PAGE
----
MCN Columnists
Ray Pride

By Ray Pride Pride@moviecitynews.com

Premiere: “Raising Bertie” On POV

Raising-BertieOne of my favorite docs of the year, Margaret Byrne’s long-in-the-works Raising Bertie, debuts on POV on August 28. A behaviorally rich and visually ravishing six-year immersion into the African-American North Carolina farming community of Bertie County, the rich narrative follows the lives of three young men approaching adulthood. “I love vérité filmmaking and telling stories that leave the audience asking questions,” Byrne told me for 2016’s Film 50 in Newcity, as she described her observational knack. “Having trusting relationships with the people I film is the foundation of making a story that honors their experience and is authentic. I worked on ‘Raising Bertie’ for seven years, so those families and that community are very close to my heart. I’m not interested in making easy films, I want to challenge myself and I want to challenge audiences.” The absorbing Raising Bertie rises to all its challenges.

Raising Bertie debuts Monday, August 28 on POV. Local listings here. Trailer here.

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“I never accepted the term contrarian. I think that’s offensive, frankly. And my response to that is: if I’m a contrarian, what are other reviewers? What I strive to do is be a good critic, not somebody who simply accepts the product put in front of me. I guess it scares people to think that they don’t have any originality; that they don’t have the capacity to think for themselves.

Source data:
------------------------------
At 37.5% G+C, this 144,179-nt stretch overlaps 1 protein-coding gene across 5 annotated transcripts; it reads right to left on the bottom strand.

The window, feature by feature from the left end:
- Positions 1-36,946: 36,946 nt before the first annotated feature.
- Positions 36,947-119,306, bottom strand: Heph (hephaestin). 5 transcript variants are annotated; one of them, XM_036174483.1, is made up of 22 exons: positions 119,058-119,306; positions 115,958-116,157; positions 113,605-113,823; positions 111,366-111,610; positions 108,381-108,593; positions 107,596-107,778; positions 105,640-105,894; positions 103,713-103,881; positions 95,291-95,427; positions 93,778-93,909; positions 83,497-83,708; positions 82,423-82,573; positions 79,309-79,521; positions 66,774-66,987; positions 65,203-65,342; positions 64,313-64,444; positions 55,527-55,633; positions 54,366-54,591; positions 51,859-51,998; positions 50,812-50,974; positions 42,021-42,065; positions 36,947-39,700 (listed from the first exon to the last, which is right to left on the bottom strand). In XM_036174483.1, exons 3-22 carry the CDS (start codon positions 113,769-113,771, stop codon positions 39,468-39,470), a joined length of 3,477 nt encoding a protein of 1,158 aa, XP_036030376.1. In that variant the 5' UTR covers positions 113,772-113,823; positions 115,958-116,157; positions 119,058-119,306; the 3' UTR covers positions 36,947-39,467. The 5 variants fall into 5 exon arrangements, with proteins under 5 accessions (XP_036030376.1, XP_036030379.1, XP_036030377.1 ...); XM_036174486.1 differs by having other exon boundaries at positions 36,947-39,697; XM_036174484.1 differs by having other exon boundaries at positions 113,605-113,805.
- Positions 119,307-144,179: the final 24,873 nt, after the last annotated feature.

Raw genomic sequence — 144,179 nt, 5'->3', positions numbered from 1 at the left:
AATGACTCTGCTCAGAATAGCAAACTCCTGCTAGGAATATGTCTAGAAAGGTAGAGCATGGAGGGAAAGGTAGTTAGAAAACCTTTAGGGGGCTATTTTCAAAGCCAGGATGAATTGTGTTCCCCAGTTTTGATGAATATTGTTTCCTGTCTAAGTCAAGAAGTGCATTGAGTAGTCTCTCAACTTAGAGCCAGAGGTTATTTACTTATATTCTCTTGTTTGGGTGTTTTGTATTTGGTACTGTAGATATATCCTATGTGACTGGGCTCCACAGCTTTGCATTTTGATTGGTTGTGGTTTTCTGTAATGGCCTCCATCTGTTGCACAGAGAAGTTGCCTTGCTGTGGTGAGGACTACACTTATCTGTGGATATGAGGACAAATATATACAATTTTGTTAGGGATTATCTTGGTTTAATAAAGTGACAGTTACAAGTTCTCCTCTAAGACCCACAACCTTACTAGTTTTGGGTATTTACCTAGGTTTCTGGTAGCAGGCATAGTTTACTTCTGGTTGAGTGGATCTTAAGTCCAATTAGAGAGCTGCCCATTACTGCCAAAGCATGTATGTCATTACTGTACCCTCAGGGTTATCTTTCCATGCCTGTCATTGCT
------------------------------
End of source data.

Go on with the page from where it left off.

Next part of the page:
“There’s a line a lot of reviewers use that I don’t like at all. They say ‘accept the film on its own terms.’ What that really means is, ‘accept the film as it is advertised.’ That’s got nothing to do with criticism. Nothing to do with having a response as a film watcher. A thinking person has to analyze what’s on screen, not simply rubber-stamp it or kowtow to marketing.”m

“To me, everything does have a political component and I think it’s an interesting way to look at art. It’s one way that makes film reviewing, I think, a politically relevant form of journalism. We do live in a political world, and we bring our political sense to the movies with us – unless you’re the kind of person who goes to the movies and shuts off the outside world. I’m not that kind of person.”
~ Armond White to Luke Buckmaster

“One of comedy’s defining pathologies, alongside literal pathologies like narcissism and self-loathing, is its swaggering certainty that it is part of the political vanguard, while upholding one of the most rigidly patriarchal hierarchies of any art form.”
~ Lindy West